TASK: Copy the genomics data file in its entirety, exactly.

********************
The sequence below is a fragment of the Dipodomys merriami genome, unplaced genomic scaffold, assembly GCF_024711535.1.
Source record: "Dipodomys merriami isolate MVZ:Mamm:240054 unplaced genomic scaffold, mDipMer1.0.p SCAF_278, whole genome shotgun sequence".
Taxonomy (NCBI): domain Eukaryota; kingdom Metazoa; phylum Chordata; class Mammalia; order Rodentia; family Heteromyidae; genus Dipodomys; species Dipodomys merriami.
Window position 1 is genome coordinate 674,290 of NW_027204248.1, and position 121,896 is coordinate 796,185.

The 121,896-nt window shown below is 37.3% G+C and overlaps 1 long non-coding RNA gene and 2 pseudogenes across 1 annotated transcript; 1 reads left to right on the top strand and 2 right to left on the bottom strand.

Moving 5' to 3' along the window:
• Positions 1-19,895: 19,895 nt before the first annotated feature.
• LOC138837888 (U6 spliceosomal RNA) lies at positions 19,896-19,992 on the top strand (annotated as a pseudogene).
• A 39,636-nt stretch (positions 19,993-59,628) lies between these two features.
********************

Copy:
The sequence below is a fragment of the Dipodomys merriami genome, unplaced genomic scaffold, assembly GCF_024711535.1.
Source record: "Dipodomys merriami isolate MVZ:Mamm:240054 unplaced genomic scaffold, mDipMer1.0.p SCAF_278, whole genome shotgun sequence".
Taxonomy (NCBI): domain Eukaryota; kingdom Metazoa; phylum Chordata; class Mammalia; order Rodentia; family Heteromyidae; genus Dipodomys; species Dipodomys merriami.
Window position 1 is genome coordinate 674,290 of NW_027204248.1, and position 121,896 is coordinate 796,185.

The 121,896-nt window shown below is 37.3% G+C and overlaps 1 long non-coding RNA gene and 2 pseudogenes across 1 annotated transcript; 1 reads left to right on the top strand and 2 right to left on the bottom strand.

Moving 5' to 3' along the window:
• Positions 1-19,895: 19,895 nt before the first annotated feature.
• LOC138837888 (U6 spliceosomal RNA) lies at positions 19,896-19,992 on the top strand (annotated as a pseudogene).
• A 39,636-nt stretch (positions 19,993-59,628) lies between these two features.